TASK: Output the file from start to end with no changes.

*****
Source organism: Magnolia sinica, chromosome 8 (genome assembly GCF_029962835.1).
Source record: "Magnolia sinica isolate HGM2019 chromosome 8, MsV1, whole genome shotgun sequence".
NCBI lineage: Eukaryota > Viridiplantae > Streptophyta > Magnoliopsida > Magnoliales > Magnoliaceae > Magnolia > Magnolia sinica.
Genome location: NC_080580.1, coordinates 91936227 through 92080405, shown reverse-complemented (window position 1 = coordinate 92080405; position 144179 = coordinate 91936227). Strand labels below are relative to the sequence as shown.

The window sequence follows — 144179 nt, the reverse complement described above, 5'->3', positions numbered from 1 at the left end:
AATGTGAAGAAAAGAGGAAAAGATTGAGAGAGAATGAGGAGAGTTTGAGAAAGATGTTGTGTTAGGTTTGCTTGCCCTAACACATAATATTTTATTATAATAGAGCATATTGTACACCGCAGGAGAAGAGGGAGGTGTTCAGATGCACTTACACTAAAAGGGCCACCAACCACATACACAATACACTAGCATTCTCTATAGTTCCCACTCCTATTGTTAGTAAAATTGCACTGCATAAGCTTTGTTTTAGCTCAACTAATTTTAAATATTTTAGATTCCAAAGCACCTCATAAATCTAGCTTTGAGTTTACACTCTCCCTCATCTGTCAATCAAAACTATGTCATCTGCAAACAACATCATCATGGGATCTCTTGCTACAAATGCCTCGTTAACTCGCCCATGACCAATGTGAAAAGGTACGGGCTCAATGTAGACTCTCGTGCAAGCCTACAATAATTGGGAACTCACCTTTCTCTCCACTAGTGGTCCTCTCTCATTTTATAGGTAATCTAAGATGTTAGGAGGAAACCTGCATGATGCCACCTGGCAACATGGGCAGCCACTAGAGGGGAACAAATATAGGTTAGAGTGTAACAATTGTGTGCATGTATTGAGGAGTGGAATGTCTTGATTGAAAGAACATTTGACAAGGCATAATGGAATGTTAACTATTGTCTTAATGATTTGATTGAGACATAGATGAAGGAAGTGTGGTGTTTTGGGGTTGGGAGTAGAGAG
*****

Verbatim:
Source organism: Magnolia sinica, chromosome 8 (genome assembly GCF_029962835.1).
Source record: "Magnolia sinica isolate HGM2019 chromosome 8, MsV1, whole genome shotgun sequence".
NCBI lineage: Eukaryota > Viridiplantae > Streptophyta > Magnoliopsida > Magnoliales > Magnoliaceae > Magnolia > Magnolia sinica.
Genome location: NC_080580.1, coordinates 91936227 through 92080405, shown reverse-complemented (window position 1 = coordinate 92080405; position 144179 = coordinate 91936227). Strand labels below are relative to the sequence as shown.

The window sequence follows — 144179 nt, the reverse complement described above, 5'->3', positions numbered from 1 at the left end:
AATGTGAAGAAAAGAGGAAAAGATTGAGAGAGAATGAGGAGAGTTTGAGAAAGATGTTGTGTTAGGTTTGCTTGCCCTAACACATAATATTTTATTATAATAGAGCATATTGTACACCGCAGGAGAAGAGGGAGGTGTTCAGATGCACTTACACTAAAAGGGCCACCAACCACATACACAATACACTAGCATTCTCTATAGTTCCCACTCCTATTGTTAGTAAAATTGCACTGCATAAGCTTTGTTTTAGCTCAACTAATTTTAAATATTTTAGATTCCAAAGCACCTCATAAATCTAGCTTTGAGTTTACACTCTCCCTCATCTGTCAATCAAAACTATGTCATCTGCAAACAACATCATCATGGGATCTCTTGCTACAAATGCCTCGTTAACTCGCCCATGACCAATGTGAAAAGGTACGGGCTCAATGTAGACTCTCGTGCAAGCCTACAATAATTGGGAACTCACCTTTCTCTCCACTAGTGGTCCTCTCTCATTTTATAGGTAATCTAAGATGTTAGGAGGAAACCTGCATGATGCCACCTGGCAACATGGGCAGCCACTAGAGGGGAACAAATATAGGTTAGAGTGTAACAATTGTGTGCATGTATTGAGGAGTGGAATGTCTTGATTGAAAGAACATTTGACAAGGCATAATGGAATGTTAACTATTGTCTTAATGATTTGATTGAGACATAGATGAAGGAAGTGTGGTGTTTTGGGGTTGGGAGTAGAGAG